If you’re a parent, there are probably certain stages of watching your child grow you enjoy more than others. It’s perfectly OK to admit it. Your child might have been the cutest thing there ever was at two years old, but at age three, all hell broke loose. Parenting can be fun, exciting, rewarding while at the same time, scary and exhausting.
The potty training stage is one that many parents might find difficult. The good news is, there’s a technique you can use that actually works. It can help make the transition from diapers to the potty a little bit easier, both on you and on your toddler.
This technique involves letting your child run around naked from the waist down at home, so be prepared. In public, have them wear loose-fitting pants with no diaper underneath. At night time, it’s best to put them in a diaper in case of accidents.
Here’s what you’ll need to do:
- Put several different potties in different rooms around your home.
- Always keep diapers and several pairs of pants handy, in case of accidents.
- If you live in a cold environment, turn up the heat a little and put socks on your child’s feet.
- Have your child go naked from the waist down on day one. Keep an eye on them and make sure you take them to the nearest potty when they need to go.
- Allow your child to consume salty snacks or foods with a high water content. Make sure they drink a lot of fluids so they have to pee often.
- When you or your partner use the bathroom, take your child with you. Show them what to do.
- Celebrate with your child every time they use the potty correctly. When they’ve done this about 10 times, your child will begin to use the potty independently.
- If your child doesn’t manage to use the potty successfully, don’t scold them or make them feel ashamed. Just let them know that the potty is the right place to go.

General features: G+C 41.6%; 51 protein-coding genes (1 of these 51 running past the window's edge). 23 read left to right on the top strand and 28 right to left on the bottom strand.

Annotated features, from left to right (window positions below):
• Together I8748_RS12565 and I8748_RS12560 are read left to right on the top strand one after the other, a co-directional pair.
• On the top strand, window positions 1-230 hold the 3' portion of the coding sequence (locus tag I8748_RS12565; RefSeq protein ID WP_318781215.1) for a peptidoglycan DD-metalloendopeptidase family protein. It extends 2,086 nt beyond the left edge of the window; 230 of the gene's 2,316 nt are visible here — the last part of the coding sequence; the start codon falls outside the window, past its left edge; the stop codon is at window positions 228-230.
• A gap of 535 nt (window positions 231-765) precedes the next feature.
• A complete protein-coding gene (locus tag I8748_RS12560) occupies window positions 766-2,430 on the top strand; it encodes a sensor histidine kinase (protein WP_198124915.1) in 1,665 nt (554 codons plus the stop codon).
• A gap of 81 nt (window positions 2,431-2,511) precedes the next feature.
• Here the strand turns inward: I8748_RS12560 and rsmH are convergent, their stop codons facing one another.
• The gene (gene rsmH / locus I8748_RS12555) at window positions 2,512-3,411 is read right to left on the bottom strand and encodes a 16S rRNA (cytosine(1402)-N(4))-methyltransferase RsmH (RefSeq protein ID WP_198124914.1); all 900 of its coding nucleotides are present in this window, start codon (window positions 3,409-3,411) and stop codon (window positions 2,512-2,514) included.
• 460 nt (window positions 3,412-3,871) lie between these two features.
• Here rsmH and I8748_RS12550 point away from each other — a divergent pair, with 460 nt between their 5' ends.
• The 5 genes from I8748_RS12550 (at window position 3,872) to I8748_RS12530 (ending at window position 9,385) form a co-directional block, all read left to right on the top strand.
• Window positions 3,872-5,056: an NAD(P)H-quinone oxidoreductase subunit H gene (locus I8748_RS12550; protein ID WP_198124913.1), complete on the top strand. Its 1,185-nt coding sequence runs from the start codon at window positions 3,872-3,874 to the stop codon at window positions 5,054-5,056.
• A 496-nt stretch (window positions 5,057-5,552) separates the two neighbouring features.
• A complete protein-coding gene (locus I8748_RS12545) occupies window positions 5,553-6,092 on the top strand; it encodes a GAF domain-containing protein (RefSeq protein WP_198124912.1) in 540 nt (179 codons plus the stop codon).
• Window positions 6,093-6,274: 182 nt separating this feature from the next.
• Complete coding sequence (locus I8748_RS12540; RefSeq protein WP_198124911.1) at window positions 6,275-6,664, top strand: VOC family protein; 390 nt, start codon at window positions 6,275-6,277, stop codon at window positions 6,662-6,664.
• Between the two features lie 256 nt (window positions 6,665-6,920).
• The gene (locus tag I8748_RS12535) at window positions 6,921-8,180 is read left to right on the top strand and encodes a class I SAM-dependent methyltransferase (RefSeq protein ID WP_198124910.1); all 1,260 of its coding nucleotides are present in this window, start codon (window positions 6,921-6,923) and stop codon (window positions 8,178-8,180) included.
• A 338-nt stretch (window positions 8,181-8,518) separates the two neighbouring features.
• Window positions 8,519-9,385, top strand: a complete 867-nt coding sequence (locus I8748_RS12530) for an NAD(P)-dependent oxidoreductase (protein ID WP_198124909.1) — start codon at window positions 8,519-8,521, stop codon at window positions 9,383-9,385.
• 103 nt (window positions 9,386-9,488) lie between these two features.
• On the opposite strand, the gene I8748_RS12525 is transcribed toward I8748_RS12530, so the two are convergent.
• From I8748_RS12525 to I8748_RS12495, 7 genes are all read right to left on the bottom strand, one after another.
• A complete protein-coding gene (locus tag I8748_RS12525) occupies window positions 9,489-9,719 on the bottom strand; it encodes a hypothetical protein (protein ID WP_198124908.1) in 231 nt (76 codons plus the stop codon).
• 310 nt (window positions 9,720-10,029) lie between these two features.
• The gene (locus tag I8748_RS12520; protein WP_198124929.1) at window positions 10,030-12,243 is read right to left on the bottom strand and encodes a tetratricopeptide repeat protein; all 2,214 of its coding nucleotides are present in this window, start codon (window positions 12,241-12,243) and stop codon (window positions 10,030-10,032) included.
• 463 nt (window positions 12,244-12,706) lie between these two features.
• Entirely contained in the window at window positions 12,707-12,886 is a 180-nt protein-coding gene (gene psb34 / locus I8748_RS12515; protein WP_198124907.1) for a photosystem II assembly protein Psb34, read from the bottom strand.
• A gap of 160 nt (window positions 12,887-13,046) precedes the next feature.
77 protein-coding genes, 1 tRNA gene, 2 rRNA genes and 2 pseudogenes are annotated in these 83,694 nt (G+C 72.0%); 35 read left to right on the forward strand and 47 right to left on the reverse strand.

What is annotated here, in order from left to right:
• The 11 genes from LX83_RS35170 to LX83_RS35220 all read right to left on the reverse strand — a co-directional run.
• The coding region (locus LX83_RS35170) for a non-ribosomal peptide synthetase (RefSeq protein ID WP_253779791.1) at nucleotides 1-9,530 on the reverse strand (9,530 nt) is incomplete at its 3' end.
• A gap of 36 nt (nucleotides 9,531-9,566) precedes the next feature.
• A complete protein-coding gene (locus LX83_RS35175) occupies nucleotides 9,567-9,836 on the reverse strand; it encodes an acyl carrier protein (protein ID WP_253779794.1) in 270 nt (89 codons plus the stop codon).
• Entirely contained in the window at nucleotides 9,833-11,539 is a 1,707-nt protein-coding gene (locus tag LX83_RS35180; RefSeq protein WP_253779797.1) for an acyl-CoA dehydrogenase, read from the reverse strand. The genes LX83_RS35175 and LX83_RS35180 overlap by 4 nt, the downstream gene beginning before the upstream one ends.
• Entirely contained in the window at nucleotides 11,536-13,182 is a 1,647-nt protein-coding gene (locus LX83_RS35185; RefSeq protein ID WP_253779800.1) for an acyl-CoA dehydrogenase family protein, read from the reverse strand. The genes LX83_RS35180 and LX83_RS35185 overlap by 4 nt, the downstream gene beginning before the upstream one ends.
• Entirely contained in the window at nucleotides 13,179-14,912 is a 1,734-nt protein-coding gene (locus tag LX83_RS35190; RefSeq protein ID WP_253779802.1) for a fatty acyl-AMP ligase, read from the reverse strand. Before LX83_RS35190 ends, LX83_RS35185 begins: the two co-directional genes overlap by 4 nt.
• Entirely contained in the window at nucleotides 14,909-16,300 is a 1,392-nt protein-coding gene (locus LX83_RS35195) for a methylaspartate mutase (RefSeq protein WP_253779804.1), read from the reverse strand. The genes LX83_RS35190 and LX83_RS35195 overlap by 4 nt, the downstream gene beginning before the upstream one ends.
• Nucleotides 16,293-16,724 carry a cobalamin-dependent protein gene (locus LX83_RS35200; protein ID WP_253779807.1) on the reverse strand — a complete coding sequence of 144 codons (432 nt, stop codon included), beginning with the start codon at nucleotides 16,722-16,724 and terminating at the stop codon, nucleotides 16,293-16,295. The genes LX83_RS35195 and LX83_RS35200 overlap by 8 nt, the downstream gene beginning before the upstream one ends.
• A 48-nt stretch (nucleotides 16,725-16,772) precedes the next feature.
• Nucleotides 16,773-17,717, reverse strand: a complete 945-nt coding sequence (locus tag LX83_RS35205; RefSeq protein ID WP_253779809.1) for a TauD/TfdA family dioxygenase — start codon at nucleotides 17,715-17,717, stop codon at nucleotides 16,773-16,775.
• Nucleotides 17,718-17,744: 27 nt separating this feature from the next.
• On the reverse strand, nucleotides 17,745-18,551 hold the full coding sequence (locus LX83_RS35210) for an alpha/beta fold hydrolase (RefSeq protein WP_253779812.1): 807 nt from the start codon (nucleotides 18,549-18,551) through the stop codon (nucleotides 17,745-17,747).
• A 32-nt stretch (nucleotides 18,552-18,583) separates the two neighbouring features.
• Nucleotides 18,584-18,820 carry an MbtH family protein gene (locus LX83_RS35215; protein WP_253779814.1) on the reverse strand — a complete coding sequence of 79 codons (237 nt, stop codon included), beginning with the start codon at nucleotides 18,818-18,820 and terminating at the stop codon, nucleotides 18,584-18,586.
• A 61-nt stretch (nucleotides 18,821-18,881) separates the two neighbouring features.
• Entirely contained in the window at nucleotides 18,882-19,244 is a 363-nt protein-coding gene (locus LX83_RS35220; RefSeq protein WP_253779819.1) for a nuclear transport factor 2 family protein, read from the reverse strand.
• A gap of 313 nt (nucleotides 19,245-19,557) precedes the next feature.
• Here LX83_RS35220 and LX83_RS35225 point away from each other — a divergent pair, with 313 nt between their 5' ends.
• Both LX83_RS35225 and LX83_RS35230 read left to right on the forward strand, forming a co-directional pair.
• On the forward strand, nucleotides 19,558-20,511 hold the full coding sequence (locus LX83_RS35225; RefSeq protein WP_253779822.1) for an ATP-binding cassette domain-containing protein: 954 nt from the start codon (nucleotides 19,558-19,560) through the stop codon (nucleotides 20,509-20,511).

- Before naps and before bedtime, tell your child it’s time to use the potty, then put a diaper on them just before they fall asleep, to avoid an accident.
- Use the same method as you did the first day, but take them out of the house for about an hour in the afternoon. Wait for your child to pee in the potty, then go outside after. This will help them learn to go to the toilet voluntarily.
- When you leave the house, dress your child in loose pants with nothing underneath. The goal is to go out and get back to the house without having an accident.
- Stay close to your house. Take a walk around the neighborhood. You may want to take a portable potty with you just in case.
- Stick to the same instructions as the first day, but take your child out of the house twice today – for one hour in the morning and one hour in the afternoon. Each time, invite your child to use the potty before you head out.
- If you don’t get results, wait about six weeks then try again. This technique will work, but it requires patience, support and time.